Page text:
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Internet, Networking, and Wireless Discussion of networking, internet, and wireless including Apple's Airport products.

Anyone use VMware fusion on their Mac?


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mrkfx

 
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I have a number of VM environments that i would like to get access to- so downloaded the vmfusion trial a while back.
I need to find out the NAT'd ip address that fusion in getting from the MAC and cannot for the life of me work out what is happening.

On a windows pc, i can either setup a loopback adapter with a specific ip, or just let VMware create its own ip from the NAT process.

How can i manually set an ip , or find out what VM fusion is using?
My vmwares are Linux appliances, which require access via an https session to the ip given etc
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jaynorris

 
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You must not understand NAT then. If you want your VM machine to use a loopback IP address then I'd suggest using the host-only or bridge adapter - not NAT. Host-only or bridge will allow you to set the IP address to loopback, or any other IP address in the VM machine. Also from my experience with VM Workstation and Fusion you don't set the IP address in the settings of VMWare, rather they are set in the VM machine OS, just like you'd do on any other native operating system. The VMWare Fusion gets the IP from the vmnet processes, whether it be NAT, Host-Only, or Bridge. NAT is assigned by the vmnet8 process. vmnet1 and vmnet0 will be determined by the VM machine OS, and that could be a static IP or DHCP - up to you. Host only however is a bit different, but does allow you to configure a virtual VLAN. Vmnet processes are simply "virtual" network interfaces sharing your physical network interface.
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When I use XP on my mac and need to use my printer VM has to be in Bridged mode. to do this I refreshed my IP in the windows Virtual machine using the cmd line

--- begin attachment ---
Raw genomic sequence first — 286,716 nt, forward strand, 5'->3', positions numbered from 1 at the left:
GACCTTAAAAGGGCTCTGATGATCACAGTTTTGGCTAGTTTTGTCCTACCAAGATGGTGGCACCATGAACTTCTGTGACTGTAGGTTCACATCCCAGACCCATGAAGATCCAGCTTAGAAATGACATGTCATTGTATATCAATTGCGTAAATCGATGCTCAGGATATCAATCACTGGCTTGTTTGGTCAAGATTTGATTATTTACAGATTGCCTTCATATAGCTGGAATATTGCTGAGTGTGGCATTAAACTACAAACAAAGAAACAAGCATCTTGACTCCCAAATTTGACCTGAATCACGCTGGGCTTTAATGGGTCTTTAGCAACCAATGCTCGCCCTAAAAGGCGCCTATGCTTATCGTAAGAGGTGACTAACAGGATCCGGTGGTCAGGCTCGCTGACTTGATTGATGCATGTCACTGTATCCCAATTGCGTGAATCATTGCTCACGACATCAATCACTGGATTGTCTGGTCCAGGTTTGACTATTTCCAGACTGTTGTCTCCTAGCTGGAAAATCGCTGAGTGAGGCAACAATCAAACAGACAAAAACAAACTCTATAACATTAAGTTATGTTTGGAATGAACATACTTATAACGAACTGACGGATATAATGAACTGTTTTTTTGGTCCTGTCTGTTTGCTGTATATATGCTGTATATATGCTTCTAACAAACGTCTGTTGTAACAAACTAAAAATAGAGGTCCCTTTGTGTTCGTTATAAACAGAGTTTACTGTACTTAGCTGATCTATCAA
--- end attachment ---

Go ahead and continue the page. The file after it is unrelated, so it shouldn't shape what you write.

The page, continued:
VM has a good selection of videos on various subjects maybe one of then can be of help ?

http://mylearn1.vmware.com/MgrReg/pl...an=3193&ui=www

Now with Leopard

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mrkfx

 
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Quote:
Originally Posted by jaynorris View Post
You must not understand NAT then. If you want your VM machine to use a loopback IP address then I'd suggest using the host-only or bridge adapter - not NAT. Host-only or bridge will allow you to set the IP address to loopback, or any other IP address in the VM machine. Also from my experience with VM Workstation and Fusion you don't set the IP address in the settings of VMWare, rather they are set in the VM machine OS, just like you'd do on any other native operating system. The VMWare Fusion gets the IP from the vmnet processes, whether it be NAT, Host-Only, or Bridge. NAT is assigned by the vmnet8 process. vmnet1 and vmnet0 will be determined by the VM machine OS, and that could be a static IP or DHCP - up to you. Host only however is a bit different, but does allow you to configure a virtual VLAN. Vmnet processes are simply "virtual" network interfaces sharing your physical network interface.
Sorry - i had not made myself clear before. I have either bound the vmware networking to a loopback adapter, set with a static ip, so that in windows, ANY OS running gets a valid IP and not the windows autoconfig address so that the various environments ( all servers or virtual appliances) can have a fixed ip.
OR, i set the VMnet ethernet adapter to a specific range/subnet, and give my environments ip's in that valid range. 192.168.223.x at the moment- i have about 10 Linux VM appliances ( several of which need to run at once) in that range.
So, in trying to use my existing VM's , which currently expect to use a static IP, i would like to find out what IP Vm fusion is providing when i have NAT switched on- i could them access the vm's via a browser and change the networking settings- ironically i can use DHCP inside some of them, if only i could access them via a browser first. Bridging is not an option as it will not work with some of the virtual appliances i use. The VM's must be accessible from browser on my MAC,talk to each other, and must also be able to get to the internet directly.

The other thing i am not certain about is if the inbuilt firewall is stopping the communication. Would it pop up if there was something wrong?
Thanks for the comments.
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nayatronix

 
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Quote:
Originally Posted by jaynorris View Post
Host only however is a bit different, but does allow you to configure a virtual VLAN. Vmnet processes are simply "virtual" network interfaces sharing your physical network interface.
Hi Jay,

I am trying to use vlan tagged interfaces on my VM. Can you provide any sample config of using the 'host only' option to configure vlans.

Thanks
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